“Celiac disease (also known as celiac sprue or gluten-sensitive enteropathy) is a digestive autoimmune condition that damages the small intestine when a trigger protein – gluten – is ingested. When people with celiac disease eat foods with gluten, such as bread or cereal, their immune system inappropriately reacts to the ingested gluten and causes inflammation and injury to the small intestine.” Taken from Everyday Health
My symptoms varied from painful bloating and fullness, heartburn and acid reflux, cramping, and the strange occurrence of a swollen tongue whenever I ate wheat products. For years I woke up exhausted, such a strange feeling when I had slept 8 hours. I always wondered how people could race off to the gym in the morning…just the thought made me weak. The constant bloating and cramping had me thinking it was PMS and I wondered why it was all the time. I was taking Prilosec for chronic acid reflux morning and night, and I developed a rash of little bumps on my shins that itched like crazy. I experienced joint pain, weakness, dull skin, continuous sinus headaches, numbness and tingling, and nails so weak they peeled just buttoning a shirt. These things aren’t normal, and it’s amazing what you get use to living with…especially once you get better and realize how bad it really was. All those years my body was in pain and it was easily relieved once I cut out the gluten.
The trigger that made me finally try a gluten free diet was becoming dependent on Prilosec for acid reflux and it seemed to be getting worse…needing one each morning and night. Then a routine blood test had my doctor wanting to put me on cholesterol meds because it was so high…my body was inflamed and toxic…for me, that was it. I refused the meds and told her to let me figure it out on my own first…give me one year…I’m not a fan of being on prescriptions if one doesn’t have to. She wrote it in my file and warned of the risks. This is where I believe testing for celiac through a simple blood test should be part of routine exams…or at the very least, before administering medications.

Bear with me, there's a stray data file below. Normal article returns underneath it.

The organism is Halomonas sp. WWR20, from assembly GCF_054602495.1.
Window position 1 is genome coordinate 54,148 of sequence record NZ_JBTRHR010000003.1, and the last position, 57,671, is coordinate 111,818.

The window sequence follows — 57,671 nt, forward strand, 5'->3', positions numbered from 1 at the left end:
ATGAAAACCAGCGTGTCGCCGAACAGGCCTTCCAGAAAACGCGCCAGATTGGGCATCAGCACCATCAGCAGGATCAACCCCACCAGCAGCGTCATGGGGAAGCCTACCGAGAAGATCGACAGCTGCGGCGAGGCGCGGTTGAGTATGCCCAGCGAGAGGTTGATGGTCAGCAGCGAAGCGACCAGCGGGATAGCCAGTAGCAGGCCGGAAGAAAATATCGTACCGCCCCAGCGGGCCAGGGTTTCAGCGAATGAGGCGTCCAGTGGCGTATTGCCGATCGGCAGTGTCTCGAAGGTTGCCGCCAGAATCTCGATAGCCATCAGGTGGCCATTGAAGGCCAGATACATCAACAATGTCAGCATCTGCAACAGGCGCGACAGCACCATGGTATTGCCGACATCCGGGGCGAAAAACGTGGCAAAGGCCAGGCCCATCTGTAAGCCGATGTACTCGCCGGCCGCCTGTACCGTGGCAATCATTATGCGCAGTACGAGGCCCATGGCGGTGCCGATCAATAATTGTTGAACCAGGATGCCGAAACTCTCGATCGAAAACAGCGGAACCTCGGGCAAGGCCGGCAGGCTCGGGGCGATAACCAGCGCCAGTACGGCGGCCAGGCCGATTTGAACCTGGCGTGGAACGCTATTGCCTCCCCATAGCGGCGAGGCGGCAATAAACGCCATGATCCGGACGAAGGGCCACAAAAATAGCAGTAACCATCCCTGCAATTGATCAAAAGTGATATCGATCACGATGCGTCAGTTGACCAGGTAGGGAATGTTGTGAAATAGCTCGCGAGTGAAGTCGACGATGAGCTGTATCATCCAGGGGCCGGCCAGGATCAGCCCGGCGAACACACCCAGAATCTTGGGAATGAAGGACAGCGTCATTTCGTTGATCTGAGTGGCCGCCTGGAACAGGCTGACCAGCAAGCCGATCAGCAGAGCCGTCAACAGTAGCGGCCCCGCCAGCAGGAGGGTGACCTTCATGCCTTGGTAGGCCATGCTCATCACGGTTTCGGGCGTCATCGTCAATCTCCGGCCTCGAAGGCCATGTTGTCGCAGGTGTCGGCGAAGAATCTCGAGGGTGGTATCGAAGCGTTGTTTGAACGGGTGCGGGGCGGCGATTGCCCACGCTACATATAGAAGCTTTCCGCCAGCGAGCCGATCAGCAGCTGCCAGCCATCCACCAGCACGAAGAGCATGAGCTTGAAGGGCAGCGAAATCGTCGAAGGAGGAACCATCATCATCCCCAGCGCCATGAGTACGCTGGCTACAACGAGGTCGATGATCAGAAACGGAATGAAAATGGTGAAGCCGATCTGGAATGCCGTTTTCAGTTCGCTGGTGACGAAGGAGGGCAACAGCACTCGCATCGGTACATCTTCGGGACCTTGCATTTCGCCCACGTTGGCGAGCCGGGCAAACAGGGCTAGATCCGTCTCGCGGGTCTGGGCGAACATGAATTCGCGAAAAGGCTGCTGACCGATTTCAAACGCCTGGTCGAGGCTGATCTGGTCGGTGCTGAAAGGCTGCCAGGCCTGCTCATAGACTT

I relied on the facts of the actual celiac disease site, after reading more about the disease and learning the only treatment is a gluten free diet, I figured I had nothing to lose in trying it. First, I had to learn what the disease was and what triggers the pain and inflammation. The more I learned, the more the pieces fit together that I indeed had a gluten intolerance. I have always been conscious of eating a healthy diet and I could never understand why, for example, after eating a nutritionally-sound sandwich of multigrain bread with turkey and lettuce, I would suffer through a miserable stomach ache for the remainder of the day. Or why after eating a healthy protein bar in-between meals, I would experience the same symptoms. They contained gluten!
Exactly one year later at my exam, my blood tests proved there wasn’t a need for any medications, not even Prilosec, and she said, “whatever you are doing…continue doing it…your tests look great!” I mentioned my research on celiac disease and that I had totally cut gluten out of my system. She alerted me that a blood test for celiac disease would be inconclusive since I no longer ate gluten, but if I ate it again for three solid weeks, they could test. Umm, no thanks. She then mentioned they could do an endoscopy of my intestines to diagnose since I wasn’t willing to consume gluten for the blood test. I took the information to schedule an appointment but decided it was too invasive…besides, I already had confirmation by finally being healthy and my symptoms were gone. I learned soon after that both my cousin and Aunt have celiac disease, and the disease is hereditary.
I committed to a gluten free diet starting December 2009 and the benefits were amazing. My symptoms subsided, and on the occasional instance where I ate something with a hidden gluten ingredient, I would experience severe reactions. The simple fact that I feel better, my tongue no longer swells from various foods, and my overall health has improved are enough reasons for me to live gluten free. There are no pills or prescriptions to take, just a gluten free diet and you heal. To me, that is miraculous in itself!